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Paul J. Magliocchetti was one of the most powerful and influential lobbyists in Washington not too long ago, known for steering campaign contributions to favored lawmakers while securing millions of dollars in projects for his clients. On Thursday, the former defense lobbyist stood accused by federal prosecutors of orchestrating one of the largest campaign-finance frauds in U.S. history…
Magliocchetti, 64, the founder and owner of the now-closed PMA Group, was charged in U.S. District Court in Alexandria with eight counts of illegal campaign contributions and three counts of making false statements. He is accused of funneling hundreds of thousands of dollars to lawmakers to enhance his firm’s stature and business prospects.
The developments mark the latest chapter in the saga of PMA, whose success in securing funding for often-obscure defense contractors spawned the criminal probe and a recently completed House ethics inquiry. PMA’s clients gained more than $200 million in federal earmarks from a roster of lawmakers, who received hundreds of thousands of dollars in contributions from the lobbyist, his family and associates.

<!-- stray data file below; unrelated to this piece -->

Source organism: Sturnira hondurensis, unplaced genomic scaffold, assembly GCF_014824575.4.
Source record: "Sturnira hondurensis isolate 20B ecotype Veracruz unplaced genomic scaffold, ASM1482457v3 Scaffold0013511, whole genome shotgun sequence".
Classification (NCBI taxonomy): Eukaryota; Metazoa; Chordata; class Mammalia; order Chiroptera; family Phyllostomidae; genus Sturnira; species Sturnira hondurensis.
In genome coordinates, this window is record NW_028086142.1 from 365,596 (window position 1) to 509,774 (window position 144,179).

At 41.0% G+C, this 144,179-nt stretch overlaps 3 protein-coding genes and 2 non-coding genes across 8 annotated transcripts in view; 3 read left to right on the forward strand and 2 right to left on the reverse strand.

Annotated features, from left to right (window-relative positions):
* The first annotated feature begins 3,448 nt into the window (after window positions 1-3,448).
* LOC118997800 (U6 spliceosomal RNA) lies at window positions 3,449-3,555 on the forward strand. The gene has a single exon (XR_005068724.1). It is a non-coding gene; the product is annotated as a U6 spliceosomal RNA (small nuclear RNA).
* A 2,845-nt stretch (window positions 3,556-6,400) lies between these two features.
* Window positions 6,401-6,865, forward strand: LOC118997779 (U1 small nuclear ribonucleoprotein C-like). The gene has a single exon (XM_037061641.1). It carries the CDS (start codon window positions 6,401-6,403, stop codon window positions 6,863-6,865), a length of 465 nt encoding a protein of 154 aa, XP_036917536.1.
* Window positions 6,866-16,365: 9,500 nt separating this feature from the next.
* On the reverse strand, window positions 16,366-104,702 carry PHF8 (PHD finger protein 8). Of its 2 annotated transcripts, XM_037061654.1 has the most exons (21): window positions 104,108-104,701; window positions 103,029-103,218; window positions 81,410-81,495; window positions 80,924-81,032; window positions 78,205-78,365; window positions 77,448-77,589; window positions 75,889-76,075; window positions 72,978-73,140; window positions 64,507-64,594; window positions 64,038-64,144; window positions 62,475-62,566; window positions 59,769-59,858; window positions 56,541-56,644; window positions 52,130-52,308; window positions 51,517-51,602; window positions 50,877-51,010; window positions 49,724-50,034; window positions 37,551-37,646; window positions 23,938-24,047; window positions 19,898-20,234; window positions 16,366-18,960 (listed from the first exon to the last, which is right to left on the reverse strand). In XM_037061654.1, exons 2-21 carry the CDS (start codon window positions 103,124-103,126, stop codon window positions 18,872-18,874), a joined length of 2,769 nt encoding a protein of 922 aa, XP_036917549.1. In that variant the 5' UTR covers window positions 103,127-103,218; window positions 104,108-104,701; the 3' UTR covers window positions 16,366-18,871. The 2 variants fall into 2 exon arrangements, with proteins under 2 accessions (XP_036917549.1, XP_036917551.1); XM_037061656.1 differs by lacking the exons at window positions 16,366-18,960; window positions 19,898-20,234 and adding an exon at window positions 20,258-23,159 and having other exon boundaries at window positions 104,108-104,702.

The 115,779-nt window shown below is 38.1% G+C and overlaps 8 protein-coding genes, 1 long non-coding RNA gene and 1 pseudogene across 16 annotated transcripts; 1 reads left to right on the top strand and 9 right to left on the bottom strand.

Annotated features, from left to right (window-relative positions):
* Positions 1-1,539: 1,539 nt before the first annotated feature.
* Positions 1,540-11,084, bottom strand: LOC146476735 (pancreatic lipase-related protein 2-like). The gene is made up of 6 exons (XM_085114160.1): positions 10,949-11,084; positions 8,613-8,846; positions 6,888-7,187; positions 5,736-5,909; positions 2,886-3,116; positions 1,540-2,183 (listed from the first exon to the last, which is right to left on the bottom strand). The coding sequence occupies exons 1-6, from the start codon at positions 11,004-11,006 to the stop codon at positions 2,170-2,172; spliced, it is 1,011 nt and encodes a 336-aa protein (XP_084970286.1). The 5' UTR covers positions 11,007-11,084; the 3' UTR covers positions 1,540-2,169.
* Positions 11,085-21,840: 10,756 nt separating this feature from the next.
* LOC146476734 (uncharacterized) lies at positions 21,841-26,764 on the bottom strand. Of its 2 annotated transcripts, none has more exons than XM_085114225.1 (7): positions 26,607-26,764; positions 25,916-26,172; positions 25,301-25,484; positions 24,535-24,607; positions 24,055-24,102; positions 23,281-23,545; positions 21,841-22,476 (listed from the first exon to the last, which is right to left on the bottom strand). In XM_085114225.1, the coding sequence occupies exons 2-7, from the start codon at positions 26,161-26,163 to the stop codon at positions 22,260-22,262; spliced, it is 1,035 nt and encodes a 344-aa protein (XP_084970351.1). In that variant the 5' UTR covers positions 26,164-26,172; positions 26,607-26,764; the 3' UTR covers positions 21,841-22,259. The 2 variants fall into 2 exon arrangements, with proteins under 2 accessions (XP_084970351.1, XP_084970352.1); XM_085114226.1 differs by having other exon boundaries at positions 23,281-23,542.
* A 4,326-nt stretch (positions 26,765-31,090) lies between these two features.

More from Ken Silverstein:
Perspective — October 23, 2013, 8:00 am
How pro-oil Louisiana politicians have shaped American environmental policy
Postcard — October 16, 2013, 8:00 am
A trip to one of the properties at issue in Louisiana’s oil-pollution lawsuits
Estimated percentage of U.S. gasoline consumption that occurs during traffic jams:
In India, 1.8 million female children were estimated to have died between 1985 and 2005 as an indirect result of domestic violence against their mothers; the boys of abused mothers were not at increased risk of death.
Vanilla latte and lemon pound cake continued to be the best-selling items at the Starbucks at CIA headquarters, where baristas do not write customers’ names on their cups.
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